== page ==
A diabetes journal can help in managing diabetes and is a great way to keep track of your condition. When you start a diabetes journal, you need to record two main information – food and blood sugar level. Although these are two things to focus on, your journal may also record other information like physical activity, medications, illnesses etc.
Keeping an Accurate Record of Your Food
One of the purposes of the journal is to keep track of all the food and beverages you consume through the day. This may seem very straight forward but there are many who fail to do this accurately and effectively. Here are some pointers which may help you:
- Always write your diabetes journal as and when you are eating. If you sit down at the end of the day to try to write down the things you ate, it is likely that you end up forgetting what you had. It will also be difficult to recall the exactportions of what you ate.
- Begin a meal or snack by recording what you will be eating and its portion. Do this even before putting any edibles into your mouth. If you find it difficult to estimate the amount of food you will consume, begin by measuring your food so you will know what certain amount you will end up consuming. As a guide, one serving of meat is about the same size as a deck of cards, which is about three ounces.
- Do not forget beverages. Many tend to leave this out, but beverages also contain sugar and can affect your blood sugar levels.
- Include all condiments, sauces and spreads. These can include sugar, fat and calories which you do not take note of. Some examples are butter, jam, nut butters, ketchup, chilli sauce, mustard etc.
- Record the time you start eating. This is important to remind you when you should be testing your blood sugar levels after eating. It would also make sure that your food and blood sugar level data correspond.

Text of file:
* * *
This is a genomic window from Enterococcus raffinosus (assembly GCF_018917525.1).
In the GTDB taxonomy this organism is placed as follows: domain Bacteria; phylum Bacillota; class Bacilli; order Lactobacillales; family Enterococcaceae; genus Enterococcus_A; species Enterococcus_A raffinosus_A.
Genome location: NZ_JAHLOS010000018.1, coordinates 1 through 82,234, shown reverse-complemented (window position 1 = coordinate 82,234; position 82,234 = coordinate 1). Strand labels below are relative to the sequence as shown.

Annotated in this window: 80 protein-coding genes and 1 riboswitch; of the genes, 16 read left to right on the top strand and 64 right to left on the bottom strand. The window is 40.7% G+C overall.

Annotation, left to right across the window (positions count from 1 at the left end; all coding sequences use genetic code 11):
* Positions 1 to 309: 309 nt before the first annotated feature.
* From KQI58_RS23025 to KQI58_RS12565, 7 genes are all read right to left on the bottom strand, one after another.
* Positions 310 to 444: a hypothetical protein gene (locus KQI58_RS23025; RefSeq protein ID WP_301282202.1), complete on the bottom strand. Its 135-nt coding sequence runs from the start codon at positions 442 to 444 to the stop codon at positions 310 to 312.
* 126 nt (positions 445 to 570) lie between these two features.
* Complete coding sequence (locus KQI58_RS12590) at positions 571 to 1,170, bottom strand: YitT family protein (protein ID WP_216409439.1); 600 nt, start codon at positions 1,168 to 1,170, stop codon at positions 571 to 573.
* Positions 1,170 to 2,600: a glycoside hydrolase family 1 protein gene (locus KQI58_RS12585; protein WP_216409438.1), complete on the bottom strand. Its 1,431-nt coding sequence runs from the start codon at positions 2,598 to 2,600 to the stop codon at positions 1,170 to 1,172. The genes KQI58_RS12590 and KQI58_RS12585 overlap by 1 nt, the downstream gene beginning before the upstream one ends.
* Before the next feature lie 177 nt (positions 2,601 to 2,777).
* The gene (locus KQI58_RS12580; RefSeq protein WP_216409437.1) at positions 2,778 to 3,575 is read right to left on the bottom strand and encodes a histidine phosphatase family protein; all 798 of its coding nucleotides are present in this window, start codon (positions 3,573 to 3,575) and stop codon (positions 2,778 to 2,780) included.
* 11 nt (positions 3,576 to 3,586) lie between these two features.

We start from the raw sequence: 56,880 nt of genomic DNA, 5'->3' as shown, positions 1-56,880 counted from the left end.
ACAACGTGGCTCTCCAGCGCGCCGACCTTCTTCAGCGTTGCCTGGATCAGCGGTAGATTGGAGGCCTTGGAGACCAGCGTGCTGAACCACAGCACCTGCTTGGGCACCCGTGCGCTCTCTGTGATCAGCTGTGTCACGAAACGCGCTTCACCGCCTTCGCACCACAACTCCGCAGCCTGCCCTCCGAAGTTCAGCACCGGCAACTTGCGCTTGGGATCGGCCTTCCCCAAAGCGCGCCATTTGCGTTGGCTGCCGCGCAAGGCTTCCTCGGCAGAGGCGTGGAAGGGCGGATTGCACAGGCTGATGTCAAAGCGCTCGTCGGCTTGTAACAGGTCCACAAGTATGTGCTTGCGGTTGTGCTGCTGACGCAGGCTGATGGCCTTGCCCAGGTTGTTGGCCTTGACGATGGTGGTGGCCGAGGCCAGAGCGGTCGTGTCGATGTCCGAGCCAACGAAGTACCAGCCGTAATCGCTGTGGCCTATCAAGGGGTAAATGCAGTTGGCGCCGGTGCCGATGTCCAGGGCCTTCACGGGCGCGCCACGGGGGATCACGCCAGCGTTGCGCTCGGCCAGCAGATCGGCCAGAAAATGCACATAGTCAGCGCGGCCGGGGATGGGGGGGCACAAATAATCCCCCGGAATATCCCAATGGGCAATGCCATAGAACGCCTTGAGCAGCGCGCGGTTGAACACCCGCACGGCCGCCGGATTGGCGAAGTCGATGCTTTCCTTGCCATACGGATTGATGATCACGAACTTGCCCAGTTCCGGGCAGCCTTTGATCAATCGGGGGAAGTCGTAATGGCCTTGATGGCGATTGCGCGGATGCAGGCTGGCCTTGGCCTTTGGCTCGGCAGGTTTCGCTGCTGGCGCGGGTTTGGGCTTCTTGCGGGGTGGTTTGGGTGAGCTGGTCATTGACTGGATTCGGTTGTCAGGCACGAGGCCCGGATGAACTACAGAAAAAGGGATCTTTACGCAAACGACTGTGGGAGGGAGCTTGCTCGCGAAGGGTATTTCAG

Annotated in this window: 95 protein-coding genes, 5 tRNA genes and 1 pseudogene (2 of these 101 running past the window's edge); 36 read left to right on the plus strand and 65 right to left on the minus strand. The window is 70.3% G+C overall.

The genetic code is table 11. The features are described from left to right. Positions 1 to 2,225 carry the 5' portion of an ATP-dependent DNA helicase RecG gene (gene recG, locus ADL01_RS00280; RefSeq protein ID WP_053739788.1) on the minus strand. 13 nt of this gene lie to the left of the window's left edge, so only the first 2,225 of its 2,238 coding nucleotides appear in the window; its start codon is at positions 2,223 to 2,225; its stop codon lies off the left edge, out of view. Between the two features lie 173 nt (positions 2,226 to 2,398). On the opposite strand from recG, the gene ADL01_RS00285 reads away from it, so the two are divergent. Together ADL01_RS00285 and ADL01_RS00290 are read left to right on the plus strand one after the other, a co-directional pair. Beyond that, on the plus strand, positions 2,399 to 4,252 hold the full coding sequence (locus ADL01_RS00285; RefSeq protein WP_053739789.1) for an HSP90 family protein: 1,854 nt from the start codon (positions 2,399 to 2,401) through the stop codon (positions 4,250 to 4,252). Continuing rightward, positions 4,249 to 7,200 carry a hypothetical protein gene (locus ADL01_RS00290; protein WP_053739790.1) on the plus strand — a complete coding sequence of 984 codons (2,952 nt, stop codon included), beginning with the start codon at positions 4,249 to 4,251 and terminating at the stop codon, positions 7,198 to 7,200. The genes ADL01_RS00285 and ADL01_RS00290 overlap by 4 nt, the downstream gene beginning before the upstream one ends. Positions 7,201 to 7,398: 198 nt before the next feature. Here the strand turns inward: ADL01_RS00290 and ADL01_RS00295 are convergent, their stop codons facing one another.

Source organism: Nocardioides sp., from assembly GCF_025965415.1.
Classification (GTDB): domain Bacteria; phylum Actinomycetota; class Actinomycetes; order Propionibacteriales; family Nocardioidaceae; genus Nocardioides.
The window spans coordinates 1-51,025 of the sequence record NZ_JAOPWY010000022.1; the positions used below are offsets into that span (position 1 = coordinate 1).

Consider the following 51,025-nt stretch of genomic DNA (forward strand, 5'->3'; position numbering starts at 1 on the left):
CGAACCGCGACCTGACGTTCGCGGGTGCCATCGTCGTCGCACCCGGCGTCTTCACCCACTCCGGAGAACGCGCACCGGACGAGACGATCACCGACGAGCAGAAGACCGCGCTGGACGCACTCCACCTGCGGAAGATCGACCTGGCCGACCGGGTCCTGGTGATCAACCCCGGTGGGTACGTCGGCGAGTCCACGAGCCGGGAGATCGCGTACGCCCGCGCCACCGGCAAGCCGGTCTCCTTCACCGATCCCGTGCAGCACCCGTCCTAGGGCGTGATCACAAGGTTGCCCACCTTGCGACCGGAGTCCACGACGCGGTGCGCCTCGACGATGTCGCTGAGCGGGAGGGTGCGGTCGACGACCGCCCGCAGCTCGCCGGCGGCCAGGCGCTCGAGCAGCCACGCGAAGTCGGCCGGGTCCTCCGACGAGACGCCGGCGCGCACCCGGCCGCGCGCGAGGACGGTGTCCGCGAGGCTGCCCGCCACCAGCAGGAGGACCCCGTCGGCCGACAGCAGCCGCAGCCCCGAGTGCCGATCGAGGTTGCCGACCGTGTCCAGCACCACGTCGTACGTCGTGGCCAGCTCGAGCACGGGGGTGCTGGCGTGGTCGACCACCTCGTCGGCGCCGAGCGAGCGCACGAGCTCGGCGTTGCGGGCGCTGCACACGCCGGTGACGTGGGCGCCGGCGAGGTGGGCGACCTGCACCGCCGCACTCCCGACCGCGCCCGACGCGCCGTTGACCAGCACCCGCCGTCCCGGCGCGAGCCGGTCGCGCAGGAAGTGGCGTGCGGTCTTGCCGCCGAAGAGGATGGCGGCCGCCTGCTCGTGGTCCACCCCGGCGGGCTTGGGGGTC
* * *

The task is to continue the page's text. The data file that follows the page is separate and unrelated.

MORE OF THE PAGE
Measuring and Recording Your Blood Sugar Levels
Your diabetes journal should also record your blood sugar levels through the day. Measuring and recording your blood sugar levels can inform you on how your meals, medications and activities affect your blood glucose levels. American Diabetes Association (ADA) suggest that diabetes patients regularly measure blood sugar levels to help in diabetes management. Here are some pointers:
- Make sure that you check up to six times in a day. Your doctor may give you specific instruction when it comes to checking your blood sugar. Doctors will decided when and how many times you should check your blood sugar levels based on your current health, age and level of activity.
- Before eating is a good time to check your blood sugar to know your blood sugar level at its lowest. It is also a good time to check an hour or two after you start eating in order to see what your blood sugar level is at its peak. It can also tell you how your meal affected your blood sugar levels
- Before bedtime is also an ideal time to check your blood sugar level in order to ensure that it is not too low. Usually, before you eat your bedtime snack is good.
- Before and after exercising are ideal times to measure your blood sugar levels too. This help you see how your physical activity affects your blood sugar control.
- Make sure you record the time of measuring in your diabetes journal.
Make Your Diabetes Journal Enjoyable
Besides recording food intake and blood sugar readings in your journal, there are other things you can keep track of to help in your diabetes management such as:
- Physical activity – record time, duration and type of physical activity to see how it affects your blood sugar levels
- Medication – change of dosage or medication can affect blood sugar levels
- Symptoms – documenting any symptoms you have suffered and the time it occurred can help in early diagnosis of complications and its prevention
Feel free to write down anything you want in your journal. The next time you visit your doctor, share your journal as this can help with diagnosis and treatment.